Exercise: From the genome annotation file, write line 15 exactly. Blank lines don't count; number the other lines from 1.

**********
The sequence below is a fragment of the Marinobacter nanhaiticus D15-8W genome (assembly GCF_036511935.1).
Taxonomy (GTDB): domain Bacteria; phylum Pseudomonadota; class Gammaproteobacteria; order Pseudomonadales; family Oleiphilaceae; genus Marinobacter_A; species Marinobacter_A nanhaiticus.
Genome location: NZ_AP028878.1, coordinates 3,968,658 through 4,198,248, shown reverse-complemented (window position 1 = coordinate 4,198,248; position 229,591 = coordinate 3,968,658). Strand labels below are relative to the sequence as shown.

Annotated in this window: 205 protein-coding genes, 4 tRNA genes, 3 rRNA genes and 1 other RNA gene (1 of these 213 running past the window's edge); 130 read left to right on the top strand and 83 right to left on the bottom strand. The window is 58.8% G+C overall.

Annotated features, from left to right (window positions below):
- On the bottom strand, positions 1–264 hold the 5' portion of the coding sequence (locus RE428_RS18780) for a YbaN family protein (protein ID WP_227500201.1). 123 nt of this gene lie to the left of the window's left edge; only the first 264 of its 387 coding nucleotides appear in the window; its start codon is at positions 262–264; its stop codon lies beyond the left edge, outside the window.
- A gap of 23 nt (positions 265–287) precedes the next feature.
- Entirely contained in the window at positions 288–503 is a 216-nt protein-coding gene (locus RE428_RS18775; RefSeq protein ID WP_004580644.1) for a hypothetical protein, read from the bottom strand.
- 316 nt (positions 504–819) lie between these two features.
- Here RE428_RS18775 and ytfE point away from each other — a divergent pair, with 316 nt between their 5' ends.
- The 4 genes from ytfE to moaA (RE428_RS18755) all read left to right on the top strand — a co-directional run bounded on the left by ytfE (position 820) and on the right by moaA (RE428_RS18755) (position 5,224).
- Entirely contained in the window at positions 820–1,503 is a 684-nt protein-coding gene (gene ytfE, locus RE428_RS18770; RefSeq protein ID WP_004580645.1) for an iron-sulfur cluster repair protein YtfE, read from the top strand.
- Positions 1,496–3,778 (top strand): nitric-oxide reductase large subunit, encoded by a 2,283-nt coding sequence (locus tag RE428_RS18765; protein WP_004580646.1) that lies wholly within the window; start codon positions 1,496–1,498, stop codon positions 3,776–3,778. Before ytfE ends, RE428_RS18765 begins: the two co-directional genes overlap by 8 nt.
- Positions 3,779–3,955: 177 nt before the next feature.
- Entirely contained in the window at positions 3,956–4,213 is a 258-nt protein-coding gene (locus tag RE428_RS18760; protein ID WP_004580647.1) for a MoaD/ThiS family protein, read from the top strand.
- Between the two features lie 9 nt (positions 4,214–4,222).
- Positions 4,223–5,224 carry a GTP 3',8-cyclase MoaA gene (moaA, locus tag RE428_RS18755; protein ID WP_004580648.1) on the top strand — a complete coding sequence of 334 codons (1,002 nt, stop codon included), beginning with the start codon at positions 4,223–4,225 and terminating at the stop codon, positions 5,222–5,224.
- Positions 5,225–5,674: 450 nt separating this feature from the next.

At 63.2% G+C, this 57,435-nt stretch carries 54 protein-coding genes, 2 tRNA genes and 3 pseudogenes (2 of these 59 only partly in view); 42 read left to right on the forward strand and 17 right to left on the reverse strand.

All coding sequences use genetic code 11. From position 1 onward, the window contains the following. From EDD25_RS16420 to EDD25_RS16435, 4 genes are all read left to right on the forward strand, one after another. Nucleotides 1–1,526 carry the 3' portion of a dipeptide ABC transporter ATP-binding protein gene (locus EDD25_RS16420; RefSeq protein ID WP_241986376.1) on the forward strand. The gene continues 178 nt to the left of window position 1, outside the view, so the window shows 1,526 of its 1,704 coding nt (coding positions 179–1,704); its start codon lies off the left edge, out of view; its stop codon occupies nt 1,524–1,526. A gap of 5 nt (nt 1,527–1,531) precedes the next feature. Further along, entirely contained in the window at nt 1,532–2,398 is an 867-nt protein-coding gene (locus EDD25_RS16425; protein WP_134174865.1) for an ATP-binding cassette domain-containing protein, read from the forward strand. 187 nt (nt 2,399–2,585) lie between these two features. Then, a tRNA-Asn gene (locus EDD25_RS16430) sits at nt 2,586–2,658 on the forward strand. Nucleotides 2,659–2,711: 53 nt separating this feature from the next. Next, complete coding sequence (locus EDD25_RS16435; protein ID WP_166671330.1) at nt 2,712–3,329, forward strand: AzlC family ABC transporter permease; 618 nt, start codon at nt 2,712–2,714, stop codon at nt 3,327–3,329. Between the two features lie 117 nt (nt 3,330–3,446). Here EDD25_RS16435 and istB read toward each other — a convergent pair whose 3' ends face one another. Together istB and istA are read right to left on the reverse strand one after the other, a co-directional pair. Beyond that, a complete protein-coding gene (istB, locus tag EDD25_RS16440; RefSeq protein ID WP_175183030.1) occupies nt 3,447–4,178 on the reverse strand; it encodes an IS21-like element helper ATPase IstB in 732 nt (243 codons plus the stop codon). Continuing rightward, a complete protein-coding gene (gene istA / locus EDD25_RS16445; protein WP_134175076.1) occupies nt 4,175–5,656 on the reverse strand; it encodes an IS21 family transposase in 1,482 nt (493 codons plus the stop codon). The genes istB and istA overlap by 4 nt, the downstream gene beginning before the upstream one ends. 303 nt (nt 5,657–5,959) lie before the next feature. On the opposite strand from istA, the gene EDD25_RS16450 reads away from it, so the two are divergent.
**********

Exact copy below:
- Entirely contained in the window at positions 3,956–4,213 is a 258-nt protein-coding gene (locus tag RE428_RS18760; protein ID WP_004580647.1) for a MoaD/ThiS family protein, read from the top strand.